The twentieth century witnessed a seismic transformation in Britain’s relationship with the rest of the world. In 1914, Britain controlled the largest empire the world had ever seen. By 1960, the majority of Britain’s colonies were independent, or on the verge of independence. This has been examined in a good deal of detail. What has been less explored is what the people of Britain made of this change. How did they respond? The module examines a wide range of primary sources, including novels, the press, exhibitions and films in an attempt to evaluate public attitudes in the last stages of a collapsing empire.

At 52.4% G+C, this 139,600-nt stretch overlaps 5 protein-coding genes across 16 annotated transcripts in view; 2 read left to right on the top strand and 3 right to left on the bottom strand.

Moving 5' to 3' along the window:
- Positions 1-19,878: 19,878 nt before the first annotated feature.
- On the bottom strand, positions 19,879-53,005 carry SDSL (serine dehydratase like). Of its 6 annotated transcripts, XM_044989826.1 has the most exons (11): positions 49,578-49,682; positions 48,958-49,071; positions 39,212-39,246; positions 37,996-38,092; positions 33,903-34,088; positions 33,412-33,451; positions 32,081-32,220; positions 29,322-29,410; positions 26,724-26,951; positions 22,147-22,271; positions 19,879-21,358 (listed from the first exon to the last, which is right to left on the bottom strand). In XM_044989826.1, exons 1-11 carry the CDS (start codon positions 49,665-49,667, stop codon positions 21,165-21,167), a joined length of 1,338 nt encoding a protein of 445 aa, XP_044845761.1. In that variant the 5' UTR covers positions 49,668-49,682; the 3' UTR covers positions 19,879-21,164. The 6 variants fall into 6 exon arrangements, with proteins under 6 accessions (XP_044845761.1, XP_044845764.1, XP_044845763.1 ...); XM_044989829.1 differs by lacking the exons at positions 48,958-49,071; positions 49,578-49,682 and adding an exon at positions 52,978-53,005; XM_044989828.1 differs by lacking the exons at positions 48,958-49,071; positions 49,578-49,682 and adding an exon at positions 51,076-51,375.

How did British society respond to this change in status? In this module, you will use a wide variety of primary sources, including newspapers, novels, and films to assess what Britons thought about the world in which they lived and the challenges they faced. Did Britons respond by facing up to such challenges, or by failing to do so? How did the end of empire affect British identities? How much did Britons invest in the notion that the Commonwealth would see to it that Britain’s global pre-eminence was perpetuated by another means? Looking at the period from the First World War, through the troubles of the Depression and the Second World War and out into the postwar period, this module will afford a look at a rapidly changing cultural environment and how popular culture sought to make sense of the end of an era.